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Epistaxis is a common occurrence, affecting 60% of the population at some point during their lifetime.1,2 The patients who seek medical attention are most commonly under 10 years of age and over 50 years of age.1,2 Common causes of epistaxis include digital trauma, a deviated septum, dry air exposure (lack of humidity), rhinosinusitis, neoplasia, or chemical irritants such as inhaled corticosteroids or chronic nasal cannula oxygen use.3 Systemic factors that increase the risk of bleeding include chronic renal insufficiency, alcoholism, hypertension, vascular malformations such as hereditary hemorrhagic telangiectasia, any kind of coagulopathy, anticoagulation use, von Willebrand’s disease, and hemophilia.3


The superior labial branch of the facial artery joins the anterior ethmoidal and terminal branch of the sphenopalatine artery to form Kiesselbach plexus on the anterior nasal septum, which is the source of 90% of nosebleeds and can usually be visualized with anterior rhinoscopy (Figure 244-1). The most likely source for posterior bleeds is the sphenopalatine artery, which is a terminal division of the internal maxillary artery (branch of the external carotid system). Endoscopic or open surgical techniques are needed to visualize the vessel.3,4 Sensory innervation is detailed in Figure 244-2.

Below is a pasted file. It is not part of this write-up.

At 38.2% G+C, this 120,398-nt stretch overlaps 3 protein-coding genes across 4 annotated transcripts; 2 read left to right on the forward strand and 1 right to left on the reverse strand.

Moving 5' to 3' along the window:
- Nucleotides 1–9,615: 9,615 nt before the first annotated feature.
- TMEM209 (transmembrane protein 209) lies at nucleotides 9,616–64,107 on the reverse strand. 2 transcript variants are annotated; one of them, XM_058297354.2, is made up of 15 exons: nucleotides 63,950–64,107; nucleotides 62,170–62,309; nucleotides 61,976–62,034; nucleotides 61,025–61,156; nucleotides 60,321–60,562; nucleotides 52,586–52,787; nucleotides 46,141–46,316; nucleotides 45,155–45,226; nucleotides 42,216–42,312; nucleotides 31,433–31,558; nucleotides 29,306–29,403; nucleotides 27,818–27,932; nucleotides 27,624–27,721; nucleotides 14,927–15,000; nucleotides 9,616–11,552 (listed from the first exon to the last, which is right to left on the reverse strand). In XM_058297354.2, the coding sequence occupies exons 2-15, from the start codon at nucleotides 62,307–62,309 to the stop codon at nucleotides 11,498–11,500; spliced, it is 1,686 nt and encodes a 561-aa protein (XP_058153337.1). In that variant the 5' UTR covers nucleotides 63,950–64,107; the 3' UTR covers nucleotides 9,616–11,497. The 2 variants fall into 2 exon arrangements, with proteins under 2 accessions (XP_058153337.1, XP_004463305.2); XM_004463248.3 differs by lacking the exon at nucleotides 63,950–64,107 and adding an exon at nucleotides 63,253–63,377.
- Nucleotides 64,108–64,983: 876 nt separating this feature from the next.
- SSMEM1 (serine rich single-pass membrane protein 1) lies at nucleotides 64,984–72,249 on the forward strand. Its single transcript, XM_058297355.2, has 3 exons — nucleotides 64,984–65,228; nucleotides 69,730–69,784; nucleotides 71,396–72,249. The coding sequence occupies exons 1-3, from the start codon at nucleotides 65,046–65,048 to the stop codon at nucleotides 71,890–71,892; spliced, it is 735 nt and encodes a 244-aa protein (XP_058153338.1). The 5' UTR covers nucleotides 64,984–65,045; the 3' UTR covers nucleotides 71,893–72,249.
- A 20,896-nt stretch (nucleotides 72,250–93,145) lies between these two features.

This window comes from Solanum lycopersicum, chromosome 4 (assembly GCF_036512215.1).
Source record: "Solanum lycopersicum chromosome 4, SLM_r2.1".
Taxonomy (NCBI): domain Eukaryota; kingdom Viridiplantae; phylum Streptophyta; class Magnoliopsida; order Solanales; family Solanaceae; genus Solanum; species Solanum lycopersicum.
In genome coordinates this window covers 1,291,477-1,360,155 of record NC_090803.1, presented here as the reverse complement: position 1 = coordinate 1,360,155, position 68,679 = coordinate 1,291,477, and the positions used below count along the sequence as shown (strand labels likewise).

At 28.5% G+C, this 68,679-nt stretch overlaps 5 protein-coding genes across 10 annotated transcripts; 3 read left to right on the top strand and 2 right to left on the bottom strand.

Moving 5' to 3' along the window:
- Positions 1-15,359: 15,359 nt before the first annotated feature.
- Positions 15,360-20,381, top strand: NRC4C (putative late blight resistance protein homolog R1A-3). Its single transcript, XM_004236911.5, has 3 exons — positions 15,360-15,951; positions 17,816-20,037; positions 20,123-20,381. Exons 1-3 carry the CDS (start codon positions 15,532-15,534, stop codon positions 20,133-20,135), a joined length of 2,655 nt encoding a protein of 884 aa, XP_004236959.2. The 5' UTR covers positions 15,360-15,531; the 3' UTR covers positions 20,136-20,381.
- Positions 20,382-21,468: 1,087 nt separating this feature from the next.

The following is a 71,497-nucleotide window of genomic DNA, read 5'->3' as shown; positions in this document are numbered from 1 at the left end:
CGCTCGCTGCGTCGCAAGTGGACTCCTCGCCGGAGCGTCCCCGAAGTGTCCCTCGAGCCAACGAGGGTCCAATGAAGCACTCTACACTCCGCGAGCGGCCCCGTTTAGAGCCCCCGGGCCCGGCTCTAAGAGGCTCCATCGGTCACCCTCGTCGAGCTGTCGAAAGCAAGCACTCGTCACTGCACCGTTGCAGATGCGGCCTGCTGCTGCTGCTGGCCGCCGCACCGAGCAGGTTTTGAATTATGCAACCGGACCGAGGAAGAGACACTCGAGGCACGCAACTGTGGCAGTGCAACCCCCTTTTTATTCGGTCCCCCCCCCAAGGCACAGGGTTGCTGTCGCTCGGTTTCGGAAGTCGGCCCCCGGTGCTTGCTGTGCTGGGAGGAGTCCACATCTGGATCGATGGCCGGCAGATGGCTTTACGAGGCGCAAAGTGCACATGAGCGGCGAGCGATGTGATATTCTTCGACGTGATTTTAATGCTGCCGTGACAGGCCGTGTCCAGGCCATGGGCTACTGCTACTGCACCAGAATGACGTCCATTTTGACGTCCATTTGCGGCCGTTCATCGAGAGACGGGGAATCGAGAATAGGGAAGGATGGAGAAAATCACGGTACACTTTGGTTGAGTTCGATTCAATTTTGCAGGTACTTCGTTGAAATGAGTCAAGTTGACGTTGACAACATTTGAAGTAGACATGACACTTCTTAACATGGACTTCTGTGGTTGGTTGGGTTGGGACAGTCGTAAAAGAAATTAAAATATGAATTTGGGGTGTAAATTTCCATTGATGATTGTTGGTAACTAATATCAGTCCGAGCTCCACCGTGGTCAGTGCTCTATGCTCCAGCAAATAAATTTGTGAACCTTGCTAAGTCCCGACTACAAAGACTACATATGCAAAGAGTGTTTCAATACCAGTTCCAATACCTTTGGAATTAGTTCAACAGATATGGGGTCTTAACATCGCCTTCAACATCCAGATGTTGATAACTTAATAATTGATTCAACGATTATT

FIGURE 244-1.

Arterial blood supply to the nasal cavity. The most common site of nasal hemorrhage is at Little’s area of the nasal septum. The most common origin of posterior epistaxis is from the sphenopalatine artery.

FIGURE 244-2.

Sensory innervation of the external nose. [Reproduced with permission from Reichman EF, Simon RR: Emergency Medicine Procedures. © 2004, Eric F. Reichman, PhD, MD, and Robert R. Simon, MD.]


Identify an anterior or posterior source of acute epistaxis with a directed history and physical examination. Ask about previous or recurrent epistaxis as well as duration and severity of the episode. Collect history concerning alcohol, drug, or medication use especially NSAID, anticoagulation, antiplatelet, or aspirin use. Review any history of trauma, prior head and neck procedures, and a personal and family history of coagulopathy.

The evaluation and management of the patient with epistaxis will be much easier and efficient if your department has a well-stocked and easily accessed ear, nose, and throat (ENT) procedure tray, kit, or cart so that you can examine the patient and attempt to control the bleeding. The kit should include a nasal speculum, bayonet forceps, headlamp, suction catheter, cotton pledgets, 0.05% oxymetazoline and 4% lidocaine solutions, silver nitrate swabs, and some combination of absorbable and nonabsorbable materials for anterior and posterior packing.

If there is active bleeding, wear gloves, gown, and facemask with eye shield. Assemble ...

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